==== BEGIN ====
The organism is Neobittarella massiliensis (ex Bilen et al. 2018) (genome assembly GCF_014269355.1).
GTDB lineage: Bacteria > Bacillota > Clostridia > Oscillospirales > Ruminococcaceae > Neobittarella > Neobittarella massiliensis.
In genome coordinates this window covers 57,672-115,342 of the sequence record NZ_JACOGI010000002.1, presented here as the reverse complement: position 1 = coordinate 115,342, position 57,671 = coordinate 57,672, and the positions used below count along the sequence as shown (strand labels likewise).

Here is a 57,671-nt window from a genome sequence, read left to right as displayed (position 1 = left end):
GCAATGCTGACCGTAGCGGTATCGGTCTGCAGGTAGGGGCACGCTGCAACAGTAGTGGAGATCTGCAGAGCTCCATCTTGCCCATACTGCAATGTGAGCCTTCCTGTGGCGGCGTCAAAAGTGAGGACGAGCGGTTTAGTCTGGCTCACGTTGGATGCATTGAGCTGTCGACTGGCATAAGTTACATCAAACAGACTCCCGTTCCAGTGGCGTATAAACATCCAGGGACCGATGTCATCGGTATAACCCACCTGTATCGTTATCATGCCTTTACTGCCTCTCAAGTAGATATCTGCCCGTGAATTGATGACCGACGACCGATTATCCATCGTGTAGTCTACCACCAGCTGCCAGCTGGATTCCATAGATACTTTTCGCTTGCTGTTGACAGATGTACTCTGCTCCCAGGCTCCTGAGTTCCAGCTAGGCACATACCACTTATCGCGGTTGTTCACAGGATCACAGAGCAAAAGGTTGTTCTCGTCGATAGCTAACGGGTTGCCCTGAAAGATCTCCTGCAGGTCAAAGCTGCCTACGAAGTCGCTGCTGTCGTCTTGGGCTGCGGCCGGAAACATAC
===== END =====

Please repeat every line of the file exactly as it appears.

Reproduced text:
The organism is Neobittarella massiliensis (ex Bilen et al. 2018) (genome assembly GCF_014269355.1).
GTDB lineage: Bacteria > Bacillota > Clostridia > Oscillospirales > Ruminococcaceae > Neobittarella > Neobittarella massiliensis.
In genome coordinates this window covers 57,672-115,342 of the sequence record NZ_JACOGI010000002.1, presented here as the reverse complement: position 1 = coordinate 115,342, position 57,671 = coordinate 57,672, and the positions used below count along the sequence as shown (strand labels likewise).

Here is a 57,671-nt window from a genome sequence, read left to right as displayed (position 1 = left end):
GCAATGCTGACCGTAGCGGTATCGGTCTGCAGGTAGGGGCACGCTGCAACAGTAGTGGAGATCTGCAGAGCTCCATCTTGCCCATACTGCAATGTGAGCCTTCCTGTGGCGGCGTCAAAAGTGAGGACGAGCGGTTTAGTCTGGCTCACGTTGGATGCATTGAGCTGTCGACTGGCATAAGTTACATCAAACAGACTCCCGTTCCAGTGGCGTATAAACATCCAGGGACCGATGTCATCGGTATAACCCACCTGTATCGTTATCATGCCTTTACTGCCTCTCAAGTAGATATCTGCCCGTGAATTGATGACCGACGACCGATTATCCATCGTGTAGTCTACCACCAGCTGCCAGCTGGATTCCATAGATACTTTTCGCTTGCTGTTGACAGATGTACTCTGCTCCCAGGCTCCTGAGTTCCAGCTAGGCACATACCACTTATCGCGGTTGTTCACAGGATCACAGAGCAAAAGGTTGTTCTCGTCGATAGCTAACGGGTTGCCCTGAAAGATCTCCTGCAGGTCAAAGCTGCCTACGAAGTCGCTGCTGTCGTCTTGGGCTGCGGCCGGAAACATAC